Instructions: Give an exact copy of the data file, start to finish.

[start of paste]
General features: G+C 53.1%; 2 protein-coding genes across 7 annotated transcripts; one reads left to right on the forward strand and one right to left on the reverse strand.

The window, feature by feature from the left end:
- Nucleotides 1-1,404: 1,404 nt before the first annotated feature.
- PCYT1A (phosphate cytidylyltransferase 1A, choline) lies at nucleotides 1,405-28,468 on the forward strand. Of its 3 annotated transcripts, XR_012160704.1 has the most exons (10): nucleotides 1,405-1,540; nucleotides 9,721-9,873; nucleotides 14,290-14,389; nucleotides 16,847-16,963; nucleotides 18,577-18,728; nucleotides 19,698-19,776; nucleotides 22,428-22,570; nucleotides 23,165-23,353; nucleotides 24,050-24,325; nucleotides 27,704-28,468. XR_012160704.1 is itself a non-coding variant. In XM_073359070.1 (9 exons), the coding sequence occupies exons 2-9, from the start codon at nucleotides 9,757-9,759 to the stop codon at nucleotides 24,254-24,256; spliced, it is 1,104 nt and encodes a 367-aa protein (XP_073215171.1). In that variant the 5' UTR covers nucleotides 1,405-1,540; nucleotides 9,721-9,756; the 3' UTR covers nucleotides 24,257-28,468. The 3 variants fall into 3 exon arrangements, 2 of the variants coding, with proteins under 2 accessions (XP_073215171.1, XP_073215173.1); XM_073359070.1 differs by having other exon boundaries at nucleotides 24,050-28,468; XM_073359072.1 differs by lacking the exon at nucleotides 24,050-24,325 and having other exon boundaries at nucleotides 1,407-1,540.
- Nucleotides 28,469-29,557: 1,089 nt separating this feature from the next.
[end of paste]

General features: G+C 53.1%; 2 protein-coding genes across 7 annotated transcripts; one reads left to right on the forward strand and one right to left on the reverse strand.

The window, feature by feature from the left end:
- Nucleotides 1-1,404: 1,404 nt before the first annotated feature.
- PCYT1A (phosphate cytidylyltransferase 1A, choline) lies at nucleotides 1,405-28,468 on the forward strand. Of its 3 annotated transcripts, XR_012160704.1 has the most exons (10): nucleotides 1,405-1,540; nucleotides 9,721-9,873; nucleotides 14,290-14,389; nucleotides 16,847-16,963; nucleotides 18,577-18,728; nucleotides 19,698-19,776; nucleotides 22,428-22,570; nucleotides 23,165-23,353; nucleotides 24,050-24,325; nucleotides 27,704-28,468. XR_012160704.1 is itself a non-coding variant. In XM_073359070.1 (9 exons), the coding sequence occupies exons 2-9, from the start codon at nucleotides 9,757-9,759 to the stop codon at nucleotides 24,254-24,256; spliced, it is 1,104 nt and encodes a 367-aa protein (XP_073215171.1). In that variant the 5' UTR covers nucleotides 1,405-1,540; nucleotides 9,721-9,756; the 3' UTR covers nucleotides 24,257-28,468. The 3 variants fall into 3 exon arrangements, 2 of the variants coding, with proteins under 2 accessions (XP_073215171.1, XP_073215173.1); XM_073359070.1 differs by having other exon boundaries at nucleotides 24,050-28,468; XM_073359072.1 differs by lacking the exon at nucleotides 24,050-24,325 and having other exon boundaries at nucleotides 1,407-1,540.
- Nucleotides 28,469-29,557: 1,089 nt separating this feature from the next.